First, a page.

Gafford Finally Gets His Chance


Thomas Gafford already had two chances to make it in the NFL, but neither could be considered a genuine opportunity.

Which makes it easy for Gafford, a long snapper whose collegiate career finished four years ago, to recognize his second tour of duty with the Green Bay Packers for what it is - the chance of a lifetime.

Two years after getting an extended look in Green Bay during training camp but failing to beat out reliable veteran Rob Davis, Gafford is back with the Packers in 2008. This time, Davis has retired and moved on to a front office position as Director of Player Development, and there's no incumbent long snapper in front of Gafford.

While no one in the organization is handing the 25-year-old University of Houston alum the job, the situation is pretty easy to read. Opportunity is knocking for Gafford louder and clearer than it ever has.

"I thought I did well in '06 when I was here, but it just wasn't in the cards, it wasn't the right situation for me to stay," Gafford said. "But I'm pleased they would bring me back, and I'm happy to be here."

Gafford has a right to be happy considering what he's gone through the last four years.

After concluding his college career at Houston in 2004, Gafford couldn't latch on anywhere in 2005 and was out of football, taking classes to keep busy. Then came a full offseason in Green Bay in 2006, competing with Davis for a job he had little to no chance of winning, provided Davis stayed healthy and maintained his desire to play into his late 30s.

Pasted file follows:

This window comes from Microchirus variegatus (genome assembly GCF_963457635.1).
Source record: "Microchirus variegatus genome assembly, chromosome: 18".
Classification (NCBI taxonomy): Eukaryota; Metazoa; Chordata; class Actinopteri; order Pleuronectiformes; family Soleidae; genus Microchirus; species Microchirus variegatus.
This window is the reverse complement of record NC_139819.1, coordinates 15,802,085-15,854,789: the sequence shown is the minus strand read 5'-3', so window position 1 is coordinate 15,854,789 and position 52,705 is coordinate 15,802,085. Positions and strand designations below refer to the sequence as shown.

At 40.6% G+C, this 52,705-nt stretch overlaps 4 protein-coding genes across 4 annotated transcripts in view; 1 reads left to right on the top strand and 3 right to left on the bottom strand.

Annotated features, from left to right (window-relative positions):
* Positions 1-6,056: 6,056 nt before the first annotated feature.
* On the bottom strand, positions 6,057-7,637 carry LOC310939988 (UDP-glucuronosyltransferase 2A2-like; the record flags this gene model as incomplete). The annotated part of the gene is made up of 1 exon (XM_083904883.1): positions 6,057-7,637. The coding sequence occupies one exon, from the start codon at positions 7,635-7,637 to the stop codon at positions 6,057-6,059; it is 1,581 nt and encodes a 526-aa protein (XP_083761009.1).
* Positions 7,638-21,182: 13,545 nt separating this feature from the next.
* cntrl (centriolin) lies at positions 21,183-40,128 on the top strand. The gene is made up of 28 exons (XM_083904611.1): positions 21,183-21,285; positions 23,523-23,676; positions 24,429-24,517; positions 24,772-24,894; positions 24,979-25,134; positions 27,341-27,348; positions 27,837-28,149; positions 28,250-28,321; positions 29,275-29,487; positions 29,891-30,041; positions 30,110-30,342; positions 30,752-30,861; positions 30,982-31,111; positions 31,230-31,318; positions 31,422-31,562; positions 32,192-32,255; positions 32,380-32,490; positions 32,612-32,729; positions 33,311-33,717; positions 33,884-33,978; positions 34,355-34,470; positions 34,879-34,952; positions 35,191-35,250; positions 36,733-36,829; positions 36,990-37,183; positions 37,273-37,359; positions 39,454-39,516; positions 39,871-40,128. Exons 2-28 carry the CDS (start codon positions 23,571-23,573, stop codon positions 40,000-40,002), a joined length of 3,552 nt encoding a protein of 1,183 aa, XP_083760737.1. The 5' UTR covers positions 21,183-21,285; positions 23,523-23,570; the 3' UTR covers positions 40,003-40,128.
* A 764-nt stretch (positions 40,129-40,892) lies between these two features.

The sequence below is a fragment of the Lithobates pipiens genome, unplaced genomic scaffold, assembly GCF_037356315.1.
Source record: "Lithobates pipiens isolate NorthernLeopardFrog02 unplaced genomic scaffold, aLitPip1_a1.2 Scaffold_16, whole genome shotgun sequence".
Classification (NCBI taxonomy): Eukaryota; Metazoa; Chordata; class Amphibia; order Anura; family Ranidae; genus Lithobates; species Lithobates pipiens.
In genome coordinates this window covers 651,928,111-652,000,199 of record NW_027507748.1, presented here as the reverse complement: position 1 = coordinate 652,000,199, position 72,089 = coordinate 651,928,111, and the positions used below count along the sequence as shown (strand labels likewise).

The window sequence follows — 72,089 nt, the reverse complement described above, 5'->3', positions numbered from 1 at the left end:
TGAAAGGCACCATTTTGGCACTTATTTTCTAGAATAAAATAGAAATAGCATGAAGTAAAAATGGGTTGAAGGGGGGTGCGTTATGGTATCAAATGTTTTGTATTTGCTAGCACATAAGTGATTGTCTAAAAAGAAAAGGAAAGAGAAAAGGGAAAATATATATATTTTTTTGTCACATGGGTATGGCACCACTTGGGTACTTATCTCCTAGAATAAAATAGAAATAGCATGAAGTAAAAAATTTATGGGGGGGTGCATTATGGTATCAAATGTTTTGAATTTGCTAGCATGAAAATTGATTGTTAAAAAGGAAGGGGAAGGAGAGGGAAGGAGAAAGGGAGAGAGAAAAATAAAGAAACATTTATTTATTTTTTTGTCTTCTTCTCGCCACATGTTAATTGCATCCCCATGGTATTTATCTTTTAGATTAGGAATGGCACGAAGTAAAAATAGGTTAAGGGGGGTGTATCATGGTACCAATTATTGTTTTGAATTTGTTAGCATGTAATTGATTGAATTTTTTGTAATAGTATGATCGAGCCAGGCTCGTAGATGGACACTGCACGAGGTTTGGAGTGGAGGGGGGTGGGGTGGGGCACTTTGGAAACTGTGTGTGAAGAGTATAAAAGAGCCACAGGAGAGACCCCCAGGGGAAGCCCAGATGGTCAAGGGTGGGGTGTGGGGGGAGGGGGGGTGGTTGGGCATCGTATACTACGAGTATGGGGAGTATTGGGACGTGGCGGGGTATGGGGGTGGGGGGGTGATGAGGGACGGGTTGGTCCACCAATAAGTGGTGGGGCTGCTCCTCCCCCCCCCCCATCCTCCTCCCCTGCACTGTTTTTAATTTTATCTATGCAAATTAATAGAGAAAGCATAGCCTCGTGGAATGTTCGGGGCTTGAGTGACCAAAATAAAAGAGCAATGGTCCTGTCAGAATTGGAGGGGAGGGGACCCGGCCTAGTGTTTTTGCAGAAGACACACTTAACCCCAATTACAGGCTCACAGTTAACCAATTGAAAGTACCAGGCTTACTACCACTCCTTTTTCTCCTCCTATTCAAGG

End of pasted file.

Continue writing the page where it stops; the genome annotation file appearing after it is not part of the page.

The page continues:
Gafford performed well, but to beat out a (then) 12-year veteran and locker-room leader who was still at the top of his game probably would have required something extraordinary to happen, and Gafford knew it.

"I was really pleased with my performance, but I wasn't surprised when they released me because of the situation," Gafford said. "I think had it been any other situation, I probably would have made the team. I was really pleased. The coaches told me they were really pleased too.

"I kind of had a feeling if Rob decided to move on soon, I might have a future here. I'm really pleased that I do."

Gafford's eight months in Green Bay, which ended with his release at the conclusion of training camp, were by no means a waste. Not only did he make a strong enough impression, obviously, to get the call from the Packers as Davis was retiring following the 2007 season, he also got a taste of NFL competition. And though it was nothing on the scale of the Aaron Rodgers/Brett Favre three-year quarterbacking tutorial, he got to learn from one of the best.

"Being here in '06 with Rob, I learned a lot from him, in the locker room, how to be a leader, how to mesh with guys. It meant a lot to me," Gafford said. "I wanted to just watch everything, even the little things. It goes a long ways on a team."

Unfortunately for Gafford, his commendable efforts in 2006 didn't produce any immediate opportunities. After leaving Green Bay, he had positive workouts with several teams around the league but heard the same refrain from everyone.

"They'd say, 'OK, if we need somebody, you're the guy we're going to call,'" he said. "So I'm sitting on the edge of my seat waiting for something to happen, and it never did. No one would get hurt. No one would do bad."

Working for a sports training facility, Gafford kept himself in shape and kept waiting. Finally, during the 2006 playoffs, the Seattle Seahawks called and signed him to a future contract.